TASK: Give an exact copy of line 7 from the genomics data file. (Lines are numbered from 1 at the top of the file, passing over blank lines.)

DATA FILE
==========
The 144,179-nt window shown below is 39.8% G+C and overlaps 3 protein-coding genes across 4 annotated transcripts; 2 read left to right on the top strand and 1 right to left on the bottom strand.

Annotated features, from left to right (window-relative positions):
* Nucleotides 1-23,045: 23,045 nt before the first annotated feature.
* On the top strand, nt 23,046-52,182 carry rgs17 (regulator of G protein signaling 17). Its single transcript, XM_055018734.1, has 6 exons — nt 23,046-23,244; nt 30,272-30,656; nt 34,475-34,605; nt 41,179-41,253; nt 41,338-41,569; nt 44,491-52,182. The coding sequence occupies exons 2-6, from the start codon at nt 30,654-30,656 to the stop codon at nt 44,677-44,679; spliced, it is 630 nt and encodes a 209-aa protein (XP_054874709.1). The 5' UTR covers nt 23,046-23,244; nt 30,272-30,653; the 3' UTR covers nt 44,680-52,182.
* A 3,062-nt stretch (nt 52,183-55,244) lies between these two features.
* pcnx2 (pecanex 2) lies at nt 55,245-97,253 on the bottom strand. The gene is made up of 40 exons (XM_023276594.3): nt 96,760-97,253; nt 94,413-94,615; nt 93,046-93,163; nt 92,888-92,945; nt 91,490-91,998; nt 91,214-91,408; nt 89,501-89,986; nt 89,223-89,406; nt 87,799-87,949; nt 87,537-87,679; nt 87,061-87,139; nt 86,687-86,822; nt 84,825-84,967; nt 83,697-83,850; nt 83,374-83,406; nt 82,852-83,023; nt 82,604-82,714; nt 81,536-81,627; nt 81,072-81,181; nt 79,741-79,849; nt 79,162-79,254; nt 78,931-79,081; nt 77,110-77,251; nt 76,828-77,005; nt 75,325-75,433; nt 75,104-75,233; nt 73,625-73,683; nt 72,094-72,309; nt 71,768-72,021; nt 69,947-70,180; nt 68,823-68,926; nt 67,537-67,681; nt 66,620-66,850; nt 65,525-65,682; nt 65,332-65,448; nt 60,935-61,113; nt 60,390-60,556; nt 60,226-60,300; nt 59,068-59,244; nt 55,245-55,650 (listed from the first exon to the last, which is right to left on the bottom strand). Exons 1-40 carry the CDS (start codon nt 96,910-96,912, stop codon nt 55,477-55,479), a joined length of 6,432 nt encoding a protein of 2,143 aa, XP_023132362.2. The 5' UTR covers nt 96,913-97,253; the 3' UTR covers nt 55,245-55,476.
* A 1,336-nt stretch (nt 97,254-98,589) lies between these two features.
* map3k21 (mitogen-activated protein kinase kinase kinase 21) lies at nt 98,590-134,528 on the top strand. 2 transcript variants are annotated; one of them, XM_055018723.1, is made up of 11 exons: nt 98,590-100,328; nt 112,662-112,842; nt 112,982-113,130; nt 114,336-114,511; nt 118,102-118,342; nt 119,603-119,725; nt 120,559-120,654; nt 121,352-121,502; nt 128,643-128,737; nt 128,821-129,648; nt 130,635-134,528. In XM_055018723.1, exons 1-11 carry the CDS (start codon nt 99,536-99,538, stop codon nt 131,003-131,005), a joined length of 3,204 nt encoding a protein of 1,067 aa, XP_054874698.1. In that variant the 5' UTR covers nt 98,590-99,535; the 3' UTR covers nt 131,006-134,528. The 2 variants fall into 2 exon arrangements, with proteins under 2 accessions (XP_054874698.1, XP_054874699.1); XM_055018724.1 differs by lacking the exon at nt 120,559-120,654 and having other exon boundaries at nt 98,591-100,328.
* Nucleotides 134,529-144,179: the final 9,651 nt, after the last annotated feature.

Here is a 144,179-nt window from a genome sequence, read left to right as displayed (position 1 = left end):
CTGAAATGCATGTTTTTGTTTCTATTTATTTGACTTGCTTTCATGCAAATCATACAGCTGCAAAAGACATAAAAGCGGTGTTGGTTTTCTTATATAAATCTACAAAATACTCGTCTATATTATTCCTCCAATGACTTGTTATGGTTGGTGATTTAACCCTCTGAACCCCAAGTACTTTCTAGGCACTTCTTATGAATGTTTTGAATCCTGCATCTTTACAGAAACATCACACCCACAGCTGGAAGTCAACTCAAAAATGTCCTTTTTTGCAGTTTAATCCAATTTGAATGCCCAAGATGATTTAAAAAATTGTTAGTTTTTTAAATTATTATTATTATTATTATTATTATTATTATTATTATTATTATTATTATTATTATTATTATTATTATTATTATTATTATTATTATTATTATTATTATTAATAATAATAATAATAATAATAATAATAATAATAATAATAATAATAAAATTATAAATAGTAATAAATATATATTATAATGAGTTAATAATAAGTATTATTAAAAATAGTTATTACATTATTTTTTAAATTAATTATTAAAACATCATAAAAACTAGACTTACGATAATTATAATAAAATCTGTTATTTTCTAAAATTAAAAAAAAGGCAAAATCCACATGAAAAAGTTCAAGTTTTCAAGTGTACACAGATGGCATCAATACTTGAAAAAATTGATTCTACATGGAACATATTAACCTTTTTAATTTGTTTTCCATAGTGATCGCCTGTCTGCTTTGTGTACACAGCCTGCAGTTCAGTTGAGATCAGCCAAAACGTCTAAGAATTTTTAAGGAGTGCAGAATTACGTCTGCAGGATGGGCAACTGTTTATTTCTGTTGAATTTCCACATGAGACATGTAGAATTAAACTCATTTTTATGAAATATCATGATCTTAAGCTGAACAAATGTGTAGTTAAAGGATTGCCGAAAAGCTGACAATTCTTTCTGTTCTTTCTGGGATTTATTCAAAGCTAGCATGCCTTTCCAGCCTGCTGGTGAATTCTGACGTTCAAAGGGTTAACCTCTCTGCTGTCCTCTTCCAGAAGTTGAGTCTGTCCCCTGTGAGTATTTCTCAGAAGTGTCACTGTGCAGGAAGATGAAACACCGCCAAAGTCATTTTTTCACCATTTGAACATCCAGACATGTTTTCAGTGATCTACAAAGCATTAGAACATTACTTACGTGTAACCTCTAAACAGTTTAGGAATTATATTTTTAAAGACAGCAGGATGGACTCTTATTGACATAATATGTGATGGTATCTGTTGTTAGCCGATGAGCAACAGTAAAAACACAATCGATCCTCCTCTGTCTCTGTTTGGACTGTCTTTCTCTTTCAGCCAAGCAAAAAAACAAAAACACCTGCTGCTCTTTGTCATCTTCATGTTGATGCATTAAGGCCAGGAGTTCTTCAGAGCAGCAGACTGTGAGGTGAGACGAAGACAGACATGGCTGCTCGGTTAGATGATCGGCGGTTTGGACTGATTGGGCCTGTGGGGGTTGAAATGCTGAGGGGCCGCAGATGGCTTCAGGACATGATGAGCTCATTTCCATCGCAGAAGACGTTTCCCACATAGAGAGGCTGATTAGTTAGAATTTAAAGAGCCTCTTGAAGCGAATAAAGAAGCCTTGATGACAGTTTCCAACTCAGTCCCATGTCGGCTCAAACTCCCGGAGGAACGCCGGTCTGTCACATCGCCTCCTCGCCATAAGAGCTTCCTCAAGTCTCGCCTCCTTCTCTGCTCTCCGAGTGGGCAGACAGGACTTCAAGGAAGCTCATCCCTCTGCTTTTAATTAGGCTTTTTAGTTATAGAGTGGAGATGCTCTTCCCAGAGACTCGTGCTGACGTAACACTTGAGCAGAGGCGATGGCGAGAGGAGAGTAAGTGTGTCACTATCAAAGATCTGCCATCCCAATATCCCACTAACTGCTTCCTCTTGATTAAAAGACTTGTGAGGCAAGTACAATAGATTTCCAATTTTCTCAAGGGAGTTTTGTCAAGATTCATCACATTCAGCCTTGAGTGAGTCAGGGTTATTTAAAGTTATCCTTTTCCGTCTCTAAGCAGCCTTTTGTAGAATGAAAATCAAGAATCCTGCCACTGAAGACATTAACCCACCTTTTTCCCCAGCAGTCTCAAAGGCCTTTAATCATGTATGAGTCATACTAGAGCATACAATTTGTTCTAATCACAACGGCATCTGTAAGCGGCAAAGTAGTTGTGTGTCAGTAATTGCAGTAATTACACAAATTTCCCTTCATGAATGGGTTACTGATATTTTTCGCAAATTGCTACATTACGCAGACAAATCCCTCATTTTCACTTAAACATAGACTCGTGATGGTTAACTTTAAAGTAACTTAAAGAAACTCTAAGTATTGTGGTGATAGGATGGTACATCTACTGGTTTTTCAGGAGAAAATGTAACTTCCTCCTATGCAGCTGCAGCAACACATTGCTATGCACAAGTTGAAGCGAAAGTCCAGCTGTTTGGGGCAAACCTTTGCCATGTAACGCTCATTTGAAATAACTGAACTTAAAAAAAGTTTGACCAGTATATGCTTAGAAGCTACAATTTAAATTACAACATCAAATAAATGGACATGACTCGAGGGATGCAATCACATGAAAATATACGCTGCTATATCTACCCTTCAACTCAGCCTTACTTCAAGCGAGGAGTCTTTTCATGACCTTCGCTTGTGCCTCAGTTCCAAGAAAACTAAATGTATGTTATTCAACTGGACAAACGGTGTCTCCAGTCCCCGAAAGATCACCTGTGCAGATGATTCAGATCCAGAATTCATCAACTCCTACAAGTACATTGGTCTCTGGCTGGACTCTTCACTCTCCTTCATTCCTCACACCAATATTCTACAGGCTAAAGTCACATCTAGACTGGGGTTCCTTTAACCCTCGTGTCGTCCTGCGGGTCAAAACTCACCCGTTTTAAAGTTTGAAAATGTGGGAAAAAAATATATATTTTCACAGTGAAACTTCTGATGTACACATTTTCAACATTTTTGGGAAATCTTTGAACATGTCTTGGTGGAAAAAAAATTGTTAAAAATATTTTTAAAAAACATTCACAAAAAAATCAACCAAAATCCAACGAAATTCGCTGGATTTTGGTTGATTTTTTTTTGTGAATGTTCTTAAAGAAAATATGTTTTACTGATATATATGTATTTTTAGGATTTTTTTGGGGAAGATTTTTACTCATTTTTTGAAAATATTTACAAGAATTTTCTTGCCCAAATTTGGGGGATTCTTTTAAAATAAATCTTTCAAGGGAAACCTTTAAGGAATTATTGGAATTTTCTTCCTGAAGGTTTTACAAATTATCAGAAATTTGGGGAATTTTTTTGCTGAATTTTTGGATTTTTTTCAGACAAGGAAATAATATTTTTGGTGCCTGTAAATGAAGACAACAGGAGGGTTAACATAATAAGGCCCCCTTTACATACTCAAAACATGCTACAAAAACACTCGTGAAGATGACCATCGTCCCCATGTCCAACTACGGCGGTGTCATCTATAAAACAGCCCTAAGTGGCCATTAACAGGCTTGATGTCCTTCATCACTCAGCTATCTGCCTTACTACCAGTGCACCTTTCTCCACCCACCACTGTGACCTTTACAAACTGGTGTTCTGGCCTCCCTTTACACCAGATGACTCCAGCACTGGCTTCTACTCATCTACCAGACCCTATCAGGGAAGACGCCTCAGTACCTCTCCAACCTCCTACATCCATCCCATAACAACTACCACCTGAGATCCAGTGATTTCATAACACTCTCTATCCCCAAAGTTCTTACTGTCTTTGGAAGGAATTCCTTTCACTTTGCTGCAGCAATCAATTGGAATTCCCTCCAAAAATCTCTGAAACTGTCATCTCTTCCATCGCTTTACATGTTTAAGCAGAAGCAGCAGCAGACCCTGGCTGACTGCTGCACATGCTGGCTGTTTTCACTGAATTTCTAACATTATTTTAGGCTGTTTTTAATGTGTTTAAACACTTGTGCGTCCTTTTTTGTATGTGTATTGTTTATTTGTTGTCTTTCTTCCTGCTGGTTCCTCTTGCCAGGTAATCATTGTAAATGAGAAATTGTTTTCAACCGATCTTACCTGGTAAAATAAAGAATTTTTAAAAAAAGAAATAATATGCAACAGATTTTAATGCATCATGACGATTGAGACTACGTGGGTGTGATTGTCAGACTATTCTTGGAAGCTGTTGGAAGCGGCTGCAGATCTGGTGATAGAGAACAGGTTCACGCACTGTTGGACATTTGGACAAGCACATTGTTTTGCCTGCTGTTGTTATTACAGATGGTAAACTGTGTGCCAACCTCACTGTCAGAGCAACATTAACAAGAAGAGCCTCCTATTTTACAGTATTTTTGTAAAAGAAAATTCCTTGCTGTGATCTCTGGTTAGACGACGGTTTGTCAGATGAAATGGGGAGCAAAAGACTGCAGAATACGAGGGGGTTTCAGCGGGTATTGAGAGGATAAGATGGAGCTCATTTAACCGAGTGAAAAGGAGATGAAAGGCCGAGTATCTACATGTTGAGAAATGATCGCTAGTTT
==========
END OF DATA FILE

* A 1,336-nt stretch (nt 97,254-98,589) lies between these two features.